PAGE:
Which Joe gave his name to ‘sloppy joes’? We look at five interesting sandwiches and their lexical origins.
[treated as singular] The comparative study of the frequency and distribution of words and syntactic structures in different texts.
- ‘According to a widespread conception, quantitative linguistics will eventually be able to explain empirical quantitative findings (such as Zipf's Law) by deriving them from highly general stochastic linguistic ‘laws’ that are assumed to be part of a general theory of human language.’
- ‘The first plans for and work on a bibliography of quantitative linguistics began in 1981, under the pressure of the increasing interest in this area of research world-wide.’
- ‘He has published three books and more than thirty articles and chapters, focussing mainly on corpus linguistics, content analysis, and quantitative linguistics.’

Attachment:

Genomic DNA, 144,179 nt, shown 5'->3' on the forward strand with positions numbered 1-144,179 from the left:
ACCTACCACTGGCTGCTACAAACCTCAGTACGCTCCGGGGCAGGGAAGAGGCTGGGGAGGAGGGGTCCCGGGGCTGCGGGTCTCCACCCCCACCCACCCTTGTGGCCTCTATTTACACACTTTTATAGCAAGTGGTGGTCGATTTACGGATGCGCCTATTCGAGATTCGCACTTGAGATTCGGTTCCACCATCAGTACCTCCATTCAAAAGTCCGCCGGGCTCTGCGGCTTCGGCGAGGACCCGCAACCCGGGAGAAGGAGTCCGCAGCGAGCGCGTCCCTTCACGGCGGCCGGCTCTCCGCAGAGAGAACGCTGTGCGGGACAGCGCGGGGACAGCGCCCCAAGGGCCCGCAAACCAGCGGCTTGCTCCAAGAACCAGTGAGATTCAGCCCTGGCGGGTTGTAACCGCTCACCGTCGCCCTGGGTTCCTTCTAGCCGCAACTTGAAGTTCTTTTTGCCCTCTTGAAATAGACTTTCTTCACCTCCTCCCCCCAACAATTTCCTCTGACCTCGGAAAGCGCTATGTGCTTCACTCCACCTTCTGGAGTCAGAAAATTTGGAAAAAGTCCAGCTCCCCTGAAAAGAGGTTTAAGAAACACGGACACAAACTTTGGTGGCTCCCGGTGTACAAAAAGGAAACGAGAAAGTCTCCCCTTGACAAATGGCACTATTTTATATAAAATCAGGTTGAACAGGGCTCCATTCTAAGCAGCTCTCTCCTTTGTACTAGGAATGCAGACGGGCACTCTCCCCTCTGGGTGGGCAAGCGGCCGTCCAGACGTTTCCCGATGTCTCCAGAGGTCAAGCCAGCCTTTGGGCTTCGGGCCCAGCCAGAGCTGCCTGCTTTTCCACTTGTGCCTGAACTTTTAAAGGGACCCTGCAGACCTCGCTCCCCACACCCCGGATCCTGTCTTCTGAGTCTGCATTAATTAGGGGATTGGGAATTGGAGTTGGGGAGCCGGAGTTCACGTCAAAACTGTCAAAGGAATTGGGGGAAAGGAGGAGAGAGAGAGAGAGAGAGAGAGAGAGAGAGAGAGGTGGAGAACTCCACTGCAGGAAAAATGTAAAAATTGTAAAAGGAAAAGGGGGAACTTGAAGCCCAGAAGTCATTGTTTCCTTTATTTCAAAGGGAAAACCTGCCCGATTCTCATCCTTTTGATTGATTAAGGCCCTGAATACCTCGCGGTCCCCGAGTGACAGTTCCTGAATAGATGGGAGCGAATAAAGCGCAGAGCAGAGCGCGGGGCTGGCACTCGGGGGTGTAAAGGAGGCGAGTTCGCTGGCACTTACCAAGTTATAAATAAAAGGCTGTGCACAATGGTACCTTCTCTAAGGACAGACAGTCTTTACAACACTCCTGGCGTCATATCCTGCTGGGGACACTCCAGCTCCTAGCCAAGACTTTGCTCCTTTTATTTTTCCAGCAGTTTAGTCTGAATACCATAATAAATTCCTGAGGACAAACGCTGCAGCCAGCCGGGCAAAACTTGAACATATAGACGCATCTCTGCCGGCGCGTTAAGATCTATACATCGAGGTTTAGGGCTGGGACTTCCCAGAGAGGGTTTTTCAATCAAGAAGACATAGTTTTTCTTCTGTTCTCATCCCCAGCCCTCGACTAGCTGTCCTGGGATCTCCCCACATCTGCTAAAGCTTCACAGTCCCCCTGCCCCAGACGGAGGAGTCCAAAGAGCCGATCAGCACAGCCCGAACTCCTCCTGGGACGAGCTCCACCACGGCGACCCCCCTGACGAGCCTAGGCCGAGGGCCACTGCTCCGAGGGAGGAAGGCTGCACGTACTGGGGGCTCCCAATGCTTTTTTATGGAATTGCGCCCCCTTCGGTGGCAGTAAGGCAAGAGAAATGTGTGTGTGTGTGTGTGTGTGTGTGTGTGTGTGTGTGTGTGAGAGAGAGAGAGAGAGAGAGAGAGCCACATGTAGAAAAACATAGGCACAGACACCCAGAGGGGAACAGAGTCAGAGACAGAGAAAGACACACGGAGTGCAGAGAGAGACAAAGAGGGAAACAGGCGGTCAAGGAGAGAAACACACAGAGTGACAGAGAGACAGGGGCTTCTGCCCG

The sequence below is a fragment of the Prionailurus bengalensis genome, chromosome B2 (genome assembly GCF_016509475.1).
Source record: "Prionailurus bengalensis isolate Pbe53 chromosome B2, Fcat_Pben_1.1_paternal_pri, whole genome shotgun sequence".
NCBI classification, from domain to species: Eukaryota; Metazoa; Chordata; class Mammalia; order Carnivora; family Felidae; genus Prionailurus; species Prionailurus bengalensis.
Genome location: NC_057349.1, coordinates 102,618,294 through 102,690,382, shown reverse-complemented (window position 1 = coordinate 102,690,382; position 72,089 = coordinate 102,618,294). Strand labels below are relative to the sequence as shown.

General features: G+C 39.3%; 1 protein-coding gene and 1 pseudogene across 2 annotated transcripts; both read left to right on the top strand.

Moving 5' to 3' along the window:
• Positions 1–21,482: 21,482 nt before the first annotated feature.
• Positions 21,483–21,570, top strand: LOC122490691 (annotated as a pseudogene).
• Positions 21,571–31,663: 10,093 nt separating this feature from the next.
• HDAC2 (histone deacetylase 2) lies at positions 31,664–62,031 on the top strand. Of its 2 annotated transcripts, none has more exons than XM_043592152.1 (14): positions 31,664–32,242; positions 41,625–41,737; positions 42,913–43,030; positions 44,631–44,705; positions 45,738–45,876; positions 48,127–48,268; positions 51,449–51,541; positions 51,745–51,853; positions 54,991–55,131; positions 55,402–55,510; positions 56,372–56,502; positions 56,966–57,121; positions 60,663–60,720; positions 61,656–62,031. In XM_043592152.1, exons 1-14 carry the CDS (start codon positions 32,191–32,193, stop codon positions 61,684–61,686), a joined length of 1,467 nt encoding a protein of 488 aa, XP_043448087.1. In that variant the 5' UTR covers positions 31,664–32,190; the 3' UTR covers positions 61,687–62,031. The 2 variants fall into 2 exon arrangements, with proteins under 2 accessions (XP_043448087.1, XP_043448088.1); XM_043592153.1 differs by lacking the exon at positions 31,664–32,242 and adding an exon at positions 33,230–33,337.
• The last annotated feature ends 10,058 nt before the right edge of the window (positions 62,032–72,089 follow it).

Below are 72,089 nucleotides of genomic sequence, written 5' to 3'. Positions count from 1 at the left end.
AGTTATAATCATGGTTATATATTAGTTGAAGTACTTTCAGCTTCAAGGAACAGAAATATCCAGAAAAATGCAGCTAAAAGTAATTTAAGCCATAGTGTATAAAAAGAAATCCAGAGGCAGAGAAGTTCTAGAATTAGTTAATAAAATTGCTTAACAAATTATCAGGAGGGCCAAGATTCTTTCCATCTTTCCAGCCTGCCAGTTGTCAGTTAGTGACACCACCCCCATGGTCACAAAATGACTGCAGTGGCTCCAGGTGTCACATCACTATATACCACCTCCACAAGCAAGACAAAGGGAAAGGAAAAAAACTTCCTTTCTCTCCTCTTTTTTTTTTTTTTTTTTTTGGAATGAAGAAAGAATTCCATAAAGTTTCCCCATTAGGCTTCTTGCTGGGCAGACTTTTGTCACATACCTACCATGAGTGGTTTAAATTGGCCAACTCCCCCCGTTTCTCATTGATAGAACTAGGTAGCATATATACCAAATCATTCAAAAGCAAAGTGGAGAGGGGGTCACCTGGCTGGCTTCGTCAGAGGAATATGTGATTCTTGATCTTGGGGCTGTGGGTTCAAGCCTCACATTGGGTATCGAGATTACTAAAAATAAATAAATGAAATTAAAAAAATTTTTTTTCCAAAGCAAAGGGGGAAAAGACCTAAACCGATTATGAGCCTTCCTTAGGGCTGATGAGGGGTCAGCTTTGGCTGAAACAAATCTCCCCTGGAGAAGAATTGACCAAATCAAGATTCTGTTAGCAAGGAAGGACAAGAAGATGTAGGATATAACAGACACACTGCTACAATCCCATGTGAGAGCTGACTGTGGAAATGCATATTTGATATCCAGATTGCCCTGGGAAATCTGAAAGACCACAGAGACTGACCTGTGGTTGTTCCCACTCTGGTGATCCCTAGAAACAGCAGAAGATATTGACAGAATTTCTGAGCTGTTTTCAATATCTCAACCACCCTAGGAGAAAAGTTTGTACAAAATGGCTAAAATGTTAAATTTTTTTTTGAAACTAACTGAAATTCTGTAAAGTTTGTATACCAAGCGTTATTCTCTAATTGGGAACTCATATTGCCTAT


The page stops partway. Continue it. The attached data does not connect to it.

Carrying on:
- ‘In recent years, Quantitative Linguistics has undergone a rapid and promising development, with respect to both theory and application, and quantitative methods are constantly gaining importance in all branches of language and text research.’
- ‘One of the fundamental questions in quantitative linguistics is whether it is possible to calculate semantic relations between words using statistical methods only.’
Are you looking for a word for a foolish person? We explore twelve interesting words to describe the dunderheads in your life.
Before you run for the hills, let’s run through a list of ‘run’ expressions that are running through our minds.
The definitions of ‘buddy’ and ‘bro’ in the OED have recently been revised. We explore their history and increase in popularity.